It's a Monster!
Creative Commons License photo credit: AleBonvini

Recently, I was engaged in a conversation on Twitter with someone who couldn’t understand the guidelines that many forums, including mine, have regarding advertising or self promotion. Sue (@SueOnTheWeb) was involved in the conversation, too, as we were both explaining why forums were a tad different from other forms of social media, like microblogging (Twitter), traditional social networking sites (MySpace, Facebook) and so on. I’ve said it before and I will say it again: forums are a different beast.

Different forms of social media require different strategies, different patterns, different levels of engagement, different social norms. Forums are as much if not more diverse, when it comes to this, than any other form of this thing we call social media, which may be more like online community.

Structured Communities

Forums are structured communities. The forums themselves have a structure, organizationally and they have a structure governance wise. Forums are not all the same. Each forum is like it’s own country. Just as with actual countries, many of them subscribe to similar theories or standards of law, but there are also many differences or local rules, too.

Twitter and Facebook are more flexible because they operate on the principle that you can follow or unfollow whoever you want. You can friend or unfriend whoever you want. Though forums have ignore functions (I don’t really like them), they are rarely used or desired. Everyone sees everyone elses stuff and that is a part of the forum culture.

Each Forum is Different

In part because of this, all forums have their own policies. Even if their policies are that they have none at all (that is pretty rare, I find). As an example, advertising, self promotion and people mentioning things they are affiliated with is one of the problem issues we forum administrators must deal with. And we all deal with them different ways. That is a good thing. There is no absolute rule when it comes to this. We all have our preferences and they work in different ways. It’s all about what you want on your community and what works for you.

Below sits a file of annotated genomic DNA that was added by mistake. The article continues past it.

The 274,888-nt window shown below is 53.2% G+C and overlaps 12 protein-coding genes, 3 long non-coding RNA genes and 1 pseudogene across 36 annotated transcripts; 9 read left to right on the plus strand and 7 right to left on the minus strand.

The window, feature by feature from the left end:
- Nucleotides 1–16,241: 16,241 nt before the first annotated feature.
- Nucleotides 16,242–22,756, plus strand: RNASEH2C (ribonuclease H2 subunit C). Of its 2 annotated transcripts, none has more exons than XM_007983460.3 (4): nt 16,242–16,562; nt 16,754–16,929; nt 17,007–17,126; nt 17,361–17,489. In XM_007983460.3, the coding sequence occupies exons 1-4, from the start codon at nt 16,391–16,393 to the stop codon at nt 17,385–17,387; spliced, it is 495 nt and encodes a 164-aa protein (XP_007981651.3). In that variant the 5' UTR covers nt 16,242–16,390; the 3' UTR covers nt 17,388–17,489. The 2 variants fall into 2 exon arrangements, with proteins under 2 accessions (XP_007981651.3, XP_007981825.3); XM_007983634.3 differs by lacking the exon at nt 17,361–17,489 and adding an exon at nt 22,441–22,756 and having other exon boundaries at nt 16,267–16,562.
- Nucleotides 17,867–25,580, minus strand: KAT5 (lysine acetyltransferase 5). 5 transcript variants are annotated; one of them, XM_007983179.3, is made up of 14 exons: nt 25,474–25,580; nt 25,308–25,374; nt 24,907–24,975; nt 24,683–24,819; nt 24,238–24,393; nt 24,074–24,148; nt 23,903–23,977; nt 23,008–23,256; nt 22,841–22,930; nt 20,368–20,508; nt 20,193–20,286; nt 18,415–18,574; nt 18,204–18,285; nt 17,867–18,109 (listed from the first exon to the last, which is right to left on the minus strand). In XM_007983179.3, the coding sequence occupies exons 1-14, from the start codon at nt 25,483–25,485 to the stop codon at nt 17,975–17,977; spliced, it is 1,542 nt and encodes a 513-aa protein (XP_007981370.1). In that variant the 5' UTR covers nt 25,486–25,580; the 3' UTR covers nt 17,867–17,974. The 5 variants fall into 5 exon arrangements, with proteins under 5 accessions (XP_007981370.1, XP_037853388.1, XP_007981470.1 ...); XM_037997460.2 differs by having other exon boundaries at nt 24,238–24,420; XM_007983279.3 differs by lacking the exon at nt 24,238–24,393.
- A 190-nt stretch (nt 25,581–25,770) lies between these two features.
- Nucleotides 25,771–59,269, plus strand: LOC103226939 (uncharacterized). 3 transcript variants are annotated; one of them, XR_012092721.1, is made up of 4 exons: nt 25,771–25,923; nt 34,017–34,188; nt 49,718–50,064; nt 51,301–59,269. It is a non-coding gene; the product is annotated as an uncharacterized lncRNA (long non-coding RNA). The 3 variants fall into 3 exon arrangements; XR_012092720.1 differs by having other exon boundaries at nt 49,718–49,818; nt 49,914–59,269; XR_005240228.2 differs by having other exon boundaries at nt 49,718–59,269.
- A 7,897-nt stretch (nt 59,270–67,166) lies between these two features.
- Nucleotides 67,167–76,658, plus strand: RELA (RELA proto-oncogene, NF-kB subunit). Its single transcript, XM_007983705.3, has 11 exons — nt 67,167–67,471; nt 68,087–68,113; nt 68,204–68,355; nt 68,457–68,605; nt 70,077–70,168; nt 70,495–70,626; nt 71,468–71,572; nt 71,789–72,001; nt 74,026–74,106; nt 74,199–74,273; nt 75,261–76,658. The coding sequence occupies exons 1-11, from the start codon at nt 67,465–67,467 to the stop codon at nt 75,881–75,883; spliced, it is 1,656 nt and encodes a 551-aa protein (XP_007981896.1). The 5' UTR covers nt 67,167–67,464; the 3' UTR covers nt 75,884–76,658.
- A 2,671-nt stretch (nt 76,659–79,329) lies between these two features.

Personally, except in pre-defined areas and contexts, I don’t want people to mention websites or companies they are affiliated with. This varies by community, but we maintain a consistent line. If you start a thread to point people to your website outside of a forum where that is specifically allowed, your post is going to be removed. This goes for everyone, unless you have some sort of special permission. You could have 1 post, you could have 1,000 posts. It doesn’t matter if you think your company is relevant to the conversation. It is not appropriate on my communities.

But, it could be on someone elses. And that is totally cool. But, don’t get entitled. Don’t think because one forum let you do it, that I will. Don’t think because you participate some, that it’ll be cool to slip your link into posts. If you want to gain traffic from my forums, this is how. Otherwise, it’s just not happening. Find a community that allows you to do it and go there. But, you should never ever assume it is OK to mention your link on a forum. You should always check the guidelines of that forum and if it doesn’t say you are specifically allowed, ask a member of staff. If they say no, that’s it.

The Problem is Expectation

A problem comes in when you have people who are active on Twitter or Facebook or something along those lines, but not really on forums and then they join a forum and they expect to do things the same way they’ve been doing them on their profile or Twitter page. And then when someone tells them no, their first reaction isn’t “Wait, I have done something wrong here, this is not my space.” Their reaction is “That makes no sense! What I was saying was relevant to the conversation. You can’t remove that!” And that’s the wrong reaction.

Forums are a different beast and if you don’t operate with that in mind, you will have a harder time benefiting from the power that they hold.